Ejection of dust from the ocean as a potential source of marine ice nucleating particles
Oceans are, generally, relatively weak sources of ice nucleating particles (INPs). Thus, dust transported from terrestrial regions can dominate atmospheric INP concentrations even in remote marine regions. Studies of ocean-emitted INPs have focused upon sea spray aerosols containing biogenic species. Even though large concentrations of dust are transported over marine regions, resuspended dust has never been explicitly considered as another possible source of ocean-emitted INPs. Current models assume that deposited dust is not re-emitted from surface waters. Our laboratory studies of aerosol particles produced from coastal seawater and synthetic seawater doped with dust show that dust can indeed be ejected from water during bubble bursting. INP concentration measurements show these ejected dust particles retain ice nucleating activity. Doping synthetic seawater to simulate a strong dust deposition event produced INPs active at temperatures colder than -13 °C and INP concentrations one to two orders of magnitude greater than either lab sea spray or marine boundary layer measurements. The relevance of these laboratory findings is highlighted by single particle composition measurements along the Californian coast where at least 9% of dust particles were mixed with sea salt. Additionally, global modeling studies show that resuspension of dust from the ocean could exert the most impact over the Southern Ocean, where ocean-emitted INPs are thought to dominate atmospheric INP populations. More work characterizing the factors governing the resuspension of dust particles is required to understand the potential impact upon clouds.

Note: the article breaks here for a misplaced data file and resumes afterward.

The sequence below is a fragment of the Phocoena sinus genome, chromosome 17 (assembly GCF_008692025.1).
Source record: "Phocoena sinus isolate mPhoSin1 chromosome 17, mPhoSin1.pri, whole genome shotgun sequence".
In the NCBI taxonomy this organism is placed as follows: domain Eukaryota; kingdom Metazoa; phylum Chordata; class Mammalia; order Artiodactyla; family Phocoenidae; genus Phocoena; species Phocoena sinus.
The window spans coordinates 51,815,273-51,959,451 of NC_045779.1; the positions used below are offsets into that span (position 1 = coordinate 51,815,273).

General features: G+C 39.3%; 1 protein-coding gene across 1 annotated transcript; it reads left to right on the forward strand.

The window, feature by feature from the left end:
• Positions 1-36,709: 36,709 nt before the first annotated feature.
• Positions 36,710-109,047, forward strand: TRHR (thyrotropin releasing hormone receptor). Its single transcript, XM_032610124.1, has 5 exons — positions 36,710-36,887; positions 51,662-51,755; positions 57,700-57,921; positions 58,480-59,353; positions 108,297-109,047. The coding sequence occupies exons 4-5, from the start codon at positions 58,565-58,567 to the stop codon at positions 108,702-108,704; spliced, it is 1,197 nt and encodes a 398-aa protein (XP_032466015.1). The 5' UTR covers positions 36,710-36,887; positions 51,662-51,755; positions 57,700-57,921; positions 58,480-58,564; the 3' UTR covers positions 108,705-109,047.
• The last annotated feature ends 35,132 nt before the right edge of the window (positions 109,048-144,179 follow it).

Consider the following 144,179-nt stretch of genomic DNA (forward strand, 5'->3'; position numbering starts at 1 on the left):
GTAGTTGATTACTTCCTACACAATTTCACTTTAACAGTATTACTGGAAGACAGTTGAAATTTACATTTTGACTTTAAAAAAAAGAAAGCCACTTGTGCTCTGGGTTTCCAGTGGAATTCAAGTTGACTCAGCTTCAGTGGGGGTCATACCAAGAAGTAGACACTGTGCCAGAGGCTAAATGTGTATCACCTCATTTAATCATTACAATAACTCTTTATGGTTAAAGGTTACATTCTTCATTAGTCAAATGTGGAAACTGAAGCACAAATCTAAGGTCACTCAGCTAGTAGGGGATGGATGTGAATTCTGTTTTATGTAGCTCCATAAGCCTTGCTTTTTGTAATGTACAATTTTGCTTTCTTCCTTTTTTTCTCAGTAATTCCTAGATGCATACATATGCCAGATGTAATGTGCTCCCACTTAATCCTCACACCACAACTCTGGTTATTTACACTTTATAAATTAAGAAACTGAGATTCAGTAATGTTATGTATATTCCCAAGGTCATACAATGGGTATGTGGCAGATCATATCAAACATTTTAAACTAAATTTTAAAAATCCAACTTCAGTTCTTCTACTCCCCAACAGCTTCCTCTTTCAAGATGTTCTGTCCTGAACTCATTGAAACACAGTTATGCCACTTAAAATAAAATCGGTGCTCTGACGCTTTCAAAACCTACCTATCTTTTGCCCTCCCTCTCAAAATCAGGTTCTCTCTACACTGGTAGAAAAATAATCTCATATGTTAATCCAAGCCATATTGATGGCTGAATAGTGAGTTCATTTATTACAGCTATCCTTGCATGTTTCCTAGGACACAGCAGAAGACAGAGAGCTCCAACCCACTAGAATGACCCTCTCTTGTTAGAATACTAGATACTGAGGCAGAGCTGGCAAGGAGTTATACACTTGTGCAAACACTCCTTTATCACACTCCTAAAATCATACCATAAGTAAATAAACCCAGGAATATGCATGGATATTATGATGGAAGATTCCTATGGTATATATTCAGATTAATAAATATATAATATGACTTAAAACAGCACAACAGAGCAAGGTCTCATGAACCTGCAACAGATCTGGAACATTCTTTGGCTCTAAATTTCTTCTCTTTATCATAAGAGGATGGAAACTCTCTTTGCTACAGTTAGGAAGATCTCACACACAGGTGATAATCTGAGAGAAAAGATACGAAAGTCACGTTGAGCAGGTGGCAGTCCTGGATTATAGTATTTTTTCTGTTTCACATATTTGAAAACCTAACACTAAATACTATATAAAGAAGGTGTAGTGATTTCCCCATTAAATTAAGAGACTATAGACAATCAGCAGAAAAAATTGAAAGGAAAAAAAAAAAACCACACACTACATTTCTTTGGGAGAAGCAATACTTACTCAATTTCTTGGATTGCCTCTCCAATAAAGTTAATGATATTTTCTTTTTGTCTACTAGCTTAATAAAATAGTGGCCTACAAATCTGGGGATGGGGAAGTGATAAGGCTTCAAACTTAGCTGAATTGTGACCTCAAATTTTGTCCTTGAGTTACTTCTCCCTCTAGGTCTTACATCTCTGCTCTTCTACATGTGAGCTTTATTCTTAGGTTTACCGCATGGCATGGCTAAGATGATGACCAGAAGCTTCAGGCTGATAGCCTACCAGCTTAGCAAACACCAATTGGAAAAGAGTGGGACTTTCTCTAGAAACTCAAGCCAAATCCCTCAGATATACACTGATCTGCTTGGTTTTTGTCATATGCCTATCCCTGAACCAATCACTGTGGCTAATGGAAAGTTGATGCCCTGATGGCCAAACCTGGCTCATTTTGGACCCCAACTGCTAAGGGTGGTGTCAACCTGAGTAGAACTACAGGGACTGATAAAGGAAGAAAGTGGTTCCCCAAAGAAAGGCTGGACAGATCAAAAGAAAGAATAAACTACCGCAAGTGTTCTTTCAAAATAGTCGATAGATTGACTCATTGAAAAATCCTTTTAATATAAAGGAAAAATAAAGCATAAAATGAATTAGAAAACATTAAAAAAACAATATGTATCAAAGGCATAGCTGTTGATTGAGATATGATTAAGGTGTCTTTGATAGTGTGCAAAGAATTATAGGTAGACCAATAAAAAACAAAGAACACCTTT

Revised: January 5, 2021 |
Published: December 27, 2020